The “Cloud” is a technical term that a lot of people use but can’t clearly define. In reality, once you strip away the technical jargon, it’s essentially your data and/or processing power running from somewhere other than your local device, whether that be your phone, laptop or even TV. Looking at the picture above you can begin to see how the evolution of the cloud has impacted services from email and security to finance and social media.
One example that I find a lot of people can relate to is taking a picture on your phone. When you take a picture, it is stored on your phone’s internal memory. However, when you upload that picture to Facebook you’re uploading it to the cloud. Another example that I normally talk about is Netflix; when you’re watching movies or TV shows from Netflix, you are streaming them directly from the cloud.
How can working in the cloud benefit my business?
Moving some or all of your workforce and business software into the cloud provides some short and long term benefits. Short term, you can expect to see an increase in performance and overall usability as you are no longer bound by your office email server or slow website. You can also expect to see more efficient workflows evolve out of what you’ve always done and a drop in capital expenditure. Long term you can expect to see a lower overall cost in a 1:1 comparison but don’t be surprised if you find yourself spending more on technology after moving, just remember to check if this increase is in line with your revenue and profit increases as well.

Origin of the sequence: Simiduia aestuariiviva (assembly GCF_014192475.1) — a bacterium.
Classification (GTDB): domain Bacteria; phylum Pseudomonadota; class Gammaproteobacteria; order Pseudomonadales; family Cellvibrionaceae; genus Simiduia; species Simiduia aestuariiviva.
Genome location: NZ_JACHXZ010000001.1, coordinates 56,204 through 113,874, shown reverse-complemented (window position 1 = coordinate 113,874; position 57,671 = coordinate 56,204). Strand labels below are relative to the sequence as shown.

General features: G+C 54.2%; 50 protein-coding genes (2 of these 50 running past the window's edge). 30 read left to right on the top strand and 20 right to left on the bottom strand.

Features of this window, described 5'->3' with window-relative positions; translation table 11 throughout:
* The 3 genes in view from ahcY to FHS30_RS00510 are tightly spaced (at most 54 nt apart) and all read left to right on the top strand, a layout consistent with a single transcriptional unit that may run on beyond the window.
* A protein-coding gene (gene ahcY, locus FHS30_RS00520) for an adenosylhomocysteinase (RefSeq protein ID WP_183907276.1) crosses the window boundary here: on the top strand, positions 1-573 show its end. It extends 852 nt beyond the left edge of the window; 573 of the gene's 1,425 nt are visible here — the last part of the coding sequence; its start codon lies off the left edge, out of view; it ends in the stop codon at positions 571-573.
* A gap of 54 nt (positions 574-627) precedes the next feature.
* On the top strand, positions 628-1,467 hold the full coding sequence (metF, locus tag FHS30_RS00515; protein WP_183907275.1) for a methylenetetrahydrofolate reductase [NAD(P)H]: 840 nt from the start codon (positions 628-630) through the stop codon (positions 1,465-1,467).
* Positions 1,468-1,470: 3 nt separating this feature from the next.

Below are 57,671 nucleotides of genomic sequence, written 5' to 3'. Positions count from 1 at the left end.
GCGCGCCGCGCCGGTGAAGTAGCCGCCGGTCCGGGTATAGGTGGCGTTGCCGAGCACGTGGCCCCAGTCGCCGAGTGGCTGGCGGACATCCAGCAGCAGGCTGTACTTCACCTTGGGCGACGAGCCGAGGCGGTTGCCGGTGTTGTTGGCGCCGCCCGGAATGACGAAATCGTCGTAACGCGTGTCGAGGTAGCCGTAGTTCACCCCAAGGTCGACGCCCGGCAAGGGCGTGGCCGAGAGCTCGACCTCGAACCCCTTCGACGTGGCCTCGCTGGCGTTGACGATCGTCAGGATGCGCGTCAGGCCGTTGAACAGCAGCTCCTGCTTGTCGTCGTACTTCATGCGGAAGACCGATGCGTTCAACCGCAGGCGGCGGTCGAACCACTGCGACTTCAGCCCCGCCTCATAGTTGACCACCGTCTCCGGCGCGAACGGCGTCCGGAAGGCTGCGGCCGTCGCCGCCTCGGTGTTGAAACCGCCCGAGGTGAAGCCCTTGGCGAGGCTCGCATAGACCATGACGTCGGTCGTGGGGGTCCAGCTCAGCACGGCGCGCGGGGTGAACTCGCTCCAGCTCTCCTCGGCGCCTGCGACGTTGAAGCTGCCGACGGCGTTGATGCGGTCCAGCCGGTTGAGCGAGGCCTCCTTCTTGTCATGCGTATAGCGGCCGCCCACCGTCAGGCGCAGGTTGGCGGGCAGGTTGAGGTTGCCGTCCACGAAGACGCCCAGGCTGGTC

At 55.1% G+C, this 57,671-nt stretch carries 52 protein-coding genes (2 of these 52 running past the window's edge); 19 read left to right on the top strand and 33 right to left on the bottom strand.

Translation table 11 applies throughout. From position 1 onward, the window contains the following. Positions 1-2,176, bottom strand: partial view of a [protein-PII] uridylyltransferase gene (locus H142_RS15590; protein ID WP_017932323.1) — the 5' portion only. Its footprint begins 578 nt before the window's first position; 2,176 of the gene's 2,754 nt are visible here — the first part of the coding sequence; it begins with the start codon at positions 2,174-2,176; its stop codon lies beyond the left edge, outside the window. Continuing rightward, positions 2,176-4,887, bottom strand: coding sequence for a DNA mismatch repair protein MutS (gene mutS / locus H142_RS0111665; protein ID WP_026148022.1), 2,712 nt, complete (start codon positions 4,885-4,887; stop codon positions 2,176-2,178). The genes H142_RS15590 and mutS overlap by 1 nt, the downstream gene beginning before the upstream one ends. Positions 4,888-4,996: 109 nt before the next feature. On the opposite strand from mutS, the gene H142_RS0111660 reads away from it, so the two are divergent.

Now the above statements are true if a few assumptions are found correct. The first is that you’re infrastructure can support or be upgraded to support working from the cloud, specifically your internet connection. Your connection needs to be fast enough to handle your software or services in the cloud. Second, you and your work force are willing to go through a learning curve as some of your workflows and day to day processes might change. Third, I’m assuming you’ve found the right solution whether that be through working with a partner or doing the research yourself.
Whether your an existing business with decades behind you or a start up looking to scale, the cloud is something that you can’t simply ignore. If you haven’t already started moving to the cloud, I’d highly recommend investing some time and looking into it; you’d be surprised what it can do for you and your business.